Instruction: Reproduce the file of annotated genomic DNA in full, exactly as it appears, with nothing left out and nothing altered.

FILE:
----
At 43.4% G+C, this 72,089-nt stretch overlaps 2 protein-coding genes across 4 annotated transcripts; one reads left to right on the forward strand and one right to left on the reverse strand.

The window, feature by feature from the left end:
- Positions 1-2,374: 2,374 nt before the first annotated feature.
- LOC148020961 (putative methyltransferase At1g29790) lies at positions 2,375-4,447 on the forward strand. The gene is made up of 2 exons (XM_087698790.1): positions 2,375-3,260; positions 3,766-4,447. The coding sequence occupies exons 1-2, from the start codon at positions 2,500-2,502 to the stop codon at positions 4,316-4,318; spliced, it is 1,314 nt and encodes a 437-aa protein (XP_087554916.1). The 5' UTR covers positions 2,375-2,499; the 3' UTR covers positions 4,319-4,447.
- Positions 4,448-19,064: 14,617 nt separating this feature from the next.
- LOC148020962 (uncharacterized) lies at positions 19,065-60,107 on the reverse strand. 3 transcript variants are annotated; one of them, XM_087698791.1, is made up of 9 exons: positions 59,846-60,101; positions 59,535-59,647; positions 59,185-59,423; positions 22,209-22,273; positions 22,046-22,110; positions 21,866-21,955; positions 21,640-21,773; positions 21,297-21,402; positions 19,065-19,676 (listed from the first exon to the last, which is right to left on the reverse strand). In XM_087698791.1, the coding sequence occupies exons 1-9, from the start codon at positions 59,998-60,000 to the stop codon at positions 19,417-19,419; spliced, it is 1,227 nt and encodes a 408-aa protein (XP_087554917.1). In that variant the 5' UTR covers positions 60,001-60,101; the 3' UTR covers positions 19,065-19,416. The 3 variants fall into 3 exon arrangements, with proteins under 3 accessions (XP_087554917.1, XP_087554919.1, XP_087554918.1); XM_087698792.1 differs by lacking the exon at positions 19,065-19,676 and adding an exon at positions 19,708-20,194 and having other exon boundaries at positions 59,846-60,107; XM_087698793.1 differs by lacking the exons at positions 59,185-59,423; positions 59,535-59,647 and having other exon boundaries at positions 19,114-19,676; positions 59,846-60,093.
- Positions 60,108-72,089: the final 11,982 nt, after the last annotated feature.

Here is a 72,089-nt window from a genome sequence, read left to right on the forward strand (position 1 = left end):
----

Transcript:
At 43.4% G+C, this 72,089-nt stretch overlaps 2 protein-coding genes across 4 annotated transcripts; one reads left to right on the forward strand and one right to left on the reverse strand.

The window, feature by feature from the left end:
- Positions 1-2,374: 2,374 nt before the first annotated feature.
- LOC148020961 (putative methyltransferase At1g29790) lies at positions 2,375-4,447 on the forward strand. The gene is made up of 2 exons (XM_087698790.1): positions 2,375-3,260; positions 3,766-4,447. The coding sequence occupies exons 1-2, from the start codon at positions 2,500-2,502 to the stop codon at positions 4,316-4,318; spliced, it is 1,314 nt and encodes a 437-aa protein (XP_087554916.1). The 5' UTR covers positions 2,375-2,499; the 3' UTR covers positions 4,319-4,447.
- Positions 4,448-19,064: 14,617 nt separating this feature from the next.
- LOC148020962 (uncharacterized) lies at positions 19,065-60,107 on the reverse strand. 3 transcript variants are annotated; one of them, XM_087698791.1, is made up of 9 exons: positions 59,846-60,101; positions 59,535-59,647; positions 59,185-59,423; positions 22,209-22,273; positions 22,046-22,110; positions 21,866-21,955; positions 21,640-21,773; positions 21,297-21,402; positions 19,065-19,676 (listed from the first exon to the last, which is right to left on the reverse strand). In XM_087698791.1, the coding sequence occupies exons 1-9, from the start codon at positions 59,998-60,000 to the stop codon at positions 19,417-19,419; spliced, it is 1,227 nt and encodes a 408-aa protein (XP_087554917.1). In that variant the 5' UTR covers positions 60,001-60,101; the 3' UTR covers positions 19,065-19,416. The 3 variants fall into 3 exon arrangements, with proteins under 3 accessions (XP_087554917.1, XP_087554919.1, XP_087554918.1); XM_087698792.1 differs by lacking the exon at positions 19,065-19,676 and adding an exon at positions 19,708-20,194 and having other exon boundaries at positions 59,846-60,107; XM_087698793.1 differs by lacking the exons at positions 59,185-59,423; positions 59,535-59,647 and having other exon boundaries at positions 19,114-19,676; positions 59,846-60,093.
- Positions 60,108-72,089: the final 11,982 nt, after the last annotated feature.

Here is a 72,089-nt window from a genome sequence, read left to right on the forward strand (position 1 = left end):